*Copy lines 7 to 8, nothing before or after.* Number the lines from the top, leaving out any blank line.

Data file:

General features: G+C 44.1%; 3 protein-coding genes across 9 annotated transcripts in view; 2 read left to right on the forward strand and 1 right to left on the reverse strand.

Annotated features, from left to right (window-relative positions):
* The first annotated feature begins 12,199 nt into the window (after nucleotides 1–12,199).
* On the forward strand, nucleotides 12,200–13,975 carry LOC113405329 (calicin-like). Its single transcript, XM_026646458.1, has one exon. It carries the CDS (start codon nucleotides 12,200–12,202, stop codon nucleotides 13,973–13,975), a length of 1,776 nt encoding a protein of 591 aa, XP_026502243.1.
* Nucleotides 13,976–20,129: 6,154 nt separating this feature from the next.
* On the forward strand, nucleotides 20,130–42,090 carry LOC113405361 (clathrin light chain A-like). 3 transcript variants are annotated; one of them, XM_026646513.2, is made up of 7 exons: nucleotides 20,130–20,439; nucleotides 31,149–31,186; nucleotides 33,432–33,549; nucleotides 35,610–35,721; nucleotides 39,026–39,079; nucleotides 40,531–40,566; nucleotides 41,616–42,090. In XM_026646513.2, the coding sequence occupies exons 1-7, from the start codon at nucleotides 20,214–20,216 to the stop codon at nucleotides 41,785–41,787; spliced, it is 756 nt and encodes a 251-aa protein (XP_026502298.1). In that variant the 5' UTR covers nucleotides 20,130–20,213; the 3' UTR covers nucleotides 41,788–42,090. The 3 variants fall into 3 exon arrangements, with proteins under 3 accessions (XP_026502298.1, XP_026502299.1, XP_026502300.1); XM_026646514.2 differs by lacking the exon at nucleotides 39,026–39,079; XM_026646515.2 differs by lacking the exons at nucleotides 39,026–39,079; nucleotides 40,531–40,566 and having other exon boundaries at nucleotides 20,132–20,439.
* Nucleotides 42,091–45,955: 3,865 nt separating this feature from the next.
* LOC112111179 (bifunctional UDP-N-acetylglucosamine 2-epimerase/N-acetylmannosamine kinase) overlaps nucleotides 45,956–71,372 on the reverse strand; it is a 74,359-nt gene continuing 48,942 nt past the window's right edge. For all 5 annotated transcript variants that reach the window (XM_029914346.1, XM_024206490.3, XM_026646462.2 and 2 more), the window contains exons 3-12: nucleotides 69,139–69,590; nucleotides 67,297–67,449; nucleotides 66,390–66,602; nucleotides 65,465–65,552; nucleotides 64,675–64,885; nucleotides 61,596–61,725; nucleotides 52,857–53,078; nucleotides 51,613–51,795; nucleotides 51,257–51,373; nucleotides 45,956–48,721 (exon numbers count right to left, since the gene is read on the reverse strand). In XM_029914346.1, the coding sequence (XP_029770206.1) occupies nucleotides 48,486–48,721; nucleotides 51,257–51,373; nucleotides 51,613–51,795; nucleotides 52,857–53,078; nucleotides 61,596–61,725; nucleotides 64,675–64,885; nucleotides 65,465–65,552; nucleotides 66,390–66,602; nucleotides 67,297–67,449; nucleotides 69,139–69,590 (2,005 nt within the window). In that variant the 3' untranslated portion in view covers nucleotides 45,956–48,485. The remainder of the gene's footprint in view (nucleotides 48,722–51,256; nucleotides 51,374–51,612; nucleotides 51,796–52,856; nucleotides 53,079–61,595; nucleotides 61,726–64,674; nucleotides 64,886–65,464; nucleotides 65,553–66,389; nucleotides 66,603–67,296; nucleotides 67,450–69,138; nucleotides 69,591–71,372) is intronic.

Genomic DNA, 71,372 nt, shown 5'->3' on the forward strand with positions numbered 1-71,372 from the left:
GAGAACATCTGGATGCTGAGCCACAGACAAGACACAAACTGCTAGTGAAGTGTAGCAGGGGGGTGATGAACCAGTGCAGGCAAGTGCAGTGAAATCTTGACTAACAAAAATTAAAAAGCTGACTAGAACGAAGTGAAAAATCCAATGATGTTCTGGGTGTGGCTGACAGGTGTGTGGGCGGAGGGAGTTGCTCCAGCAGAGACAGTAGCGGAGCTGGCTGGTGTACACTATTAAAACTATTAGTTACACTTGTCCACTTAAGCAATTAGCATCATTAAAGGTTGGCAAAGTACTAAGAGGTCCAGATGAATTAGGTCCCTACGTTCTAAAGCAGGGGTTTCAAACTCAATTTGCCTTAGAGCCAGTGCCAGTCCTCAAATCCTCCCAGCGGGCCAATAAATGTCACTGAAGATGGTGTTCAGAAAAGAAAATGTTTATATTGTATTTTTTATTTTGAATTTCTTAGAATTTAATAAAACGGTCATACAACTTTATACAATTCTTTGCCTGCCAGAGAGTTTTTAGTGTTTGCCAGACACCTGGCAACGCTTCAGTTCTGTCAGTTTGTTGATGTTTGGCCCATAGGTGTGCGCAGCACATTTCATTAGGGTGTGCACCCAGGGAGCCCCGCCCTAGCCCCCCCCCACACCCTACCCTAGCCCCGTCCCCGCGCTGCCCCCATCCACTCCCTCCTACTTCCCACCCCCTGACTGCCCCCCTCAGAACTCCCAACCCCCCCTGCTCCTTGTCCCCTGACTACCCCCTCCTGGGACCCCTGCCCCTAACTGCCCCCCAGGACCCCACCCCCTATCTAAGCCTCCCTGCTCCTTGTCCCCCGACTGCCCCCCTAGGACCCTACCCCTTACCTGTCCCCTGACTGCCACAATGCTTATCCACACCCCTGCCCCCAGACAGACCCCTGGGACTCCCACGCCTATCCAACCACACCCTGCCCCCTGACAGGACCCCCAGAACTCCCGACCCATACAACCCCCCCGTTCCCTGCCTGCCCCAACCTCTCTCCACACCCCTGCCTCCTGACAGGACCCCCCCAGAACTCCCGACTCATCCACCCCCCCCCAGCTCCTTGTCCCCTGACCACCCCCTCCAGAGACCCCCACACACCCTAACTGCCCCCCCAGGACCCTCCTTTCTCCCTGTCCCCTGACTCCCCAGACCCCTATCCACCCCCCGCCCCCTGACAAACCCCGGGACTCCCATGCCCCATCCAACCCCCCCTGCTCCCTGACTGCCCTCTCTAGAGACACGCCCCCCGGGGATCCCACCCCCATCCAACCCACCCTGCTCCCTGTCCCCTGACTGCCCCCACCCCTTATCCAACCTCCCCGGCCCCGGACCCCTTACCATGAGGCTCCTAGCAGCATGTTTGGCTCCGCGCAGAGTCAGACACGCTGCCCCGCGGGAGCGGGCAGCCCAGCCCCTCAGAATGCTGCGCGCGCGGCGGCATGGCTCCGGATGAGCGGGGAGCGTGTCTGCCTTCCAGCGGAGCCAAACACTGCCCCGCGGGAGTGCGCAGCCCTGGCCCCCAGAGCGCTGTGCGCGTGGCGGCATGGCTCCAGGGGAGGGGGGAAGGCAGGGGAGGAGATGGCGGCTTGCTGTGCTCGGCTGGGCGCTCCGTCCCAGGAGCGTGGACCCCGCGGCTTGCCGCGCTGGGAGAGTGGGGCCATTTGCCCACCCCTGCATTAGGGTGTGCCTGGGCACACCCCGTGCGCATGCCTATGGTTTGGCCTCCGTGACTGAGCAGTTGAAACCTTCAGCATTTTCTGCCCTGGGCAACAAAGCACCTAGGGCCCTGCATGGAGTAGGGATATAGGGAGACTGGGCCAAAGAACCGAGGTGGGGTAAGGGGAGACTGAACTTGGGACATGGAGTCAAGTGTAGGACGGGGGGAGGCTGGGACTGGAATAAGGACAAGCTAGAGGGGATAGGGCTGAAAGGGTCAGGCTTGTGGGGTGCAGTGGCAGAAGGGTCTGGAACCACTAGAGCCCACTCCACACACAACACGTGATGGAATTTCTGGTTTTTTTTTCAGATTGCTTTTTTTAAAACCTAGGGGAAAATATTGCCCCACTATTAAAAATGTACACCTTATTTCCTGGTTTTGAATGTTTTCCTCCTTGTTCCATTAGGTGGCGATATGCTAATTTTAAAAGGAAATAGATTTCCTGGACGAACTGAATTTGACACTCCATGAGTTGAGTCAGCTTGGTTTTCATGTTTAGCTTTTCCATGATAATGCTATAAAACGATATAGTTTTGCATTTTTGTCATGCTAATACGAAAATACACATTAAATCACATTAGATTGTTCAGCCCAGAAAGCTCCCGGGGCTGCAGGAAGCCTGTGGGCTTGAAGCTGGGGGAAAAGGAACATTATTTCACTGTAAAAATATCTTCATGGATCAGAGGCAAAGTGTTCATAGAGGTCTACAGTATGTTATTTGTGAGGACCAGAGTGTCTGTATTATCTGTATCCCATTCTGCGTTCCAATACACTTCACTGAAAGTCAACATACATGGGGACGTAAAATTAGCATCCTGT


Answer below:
* Nucleotides 42,091–45,955: 3,865 nt separating this feature from the next.
* LOC112111179 (bifunctional UDP-N-acetylglucosamine 2-epimerase/N-acetylmannosamine kinase) overlaps nucleotides 45,956–71,372 on the reverse strand; it is a 74,359-nt gene continuing 48,942 nt past the window's right edge. For all 5 annotated transcript variants that reach the window (XM_029914346.1, XM_024206490.3, XM_026646462.2 and 2 more), the window contains exons 3-12: nucleotides 69,139–69,590; nucleotides 67,297–67,449; nucleotides 66,390–66,602; nucleotides 65,465–65,552; nucleotides 64,675–64,885; nucleotides 61,596–61,725; nucleotides 52,857–53,078; nucleotides 51,613–51,795; nucleotides 51,257–51,373; nucleotides 45,956–48,721 (exon numbers count right to left, since the gene is read on the reverse strand). In XM_029914346.1, the coding sequence (XP_029770206.1) occupies nucleotides 48,486–48,721; nucleotides 51,257–51,373; nucleotides 51,613–51,795; nucleotides 52,857–53,078; nucleotides 61,596–61,725; nucleotides 64,675–64,885; nucleotides 65,465–65,552; nucleotides 66,390–66,602; nucleotides 67,297–67,449; nucleotides 69,139–69,590 (2,005 nt within the window). In that variant the 3' untranslated portion in view covers nucleotides 45,956–48,485. The remainder of the gene's footprint in view (nucleotides 48,722–51,256; nucleotides 51,374–51,612; nucleotides 51,796–52,856; nucleotides 53,079–61,595; nucleotides 61,726–64,674; nucleotides 64,886–65,464; nucleotides 65,553–66,389; nucleotides 66,603–67,296; nucleotides 67,450–69,138; nucleotides 69,591–71,372) is intronic.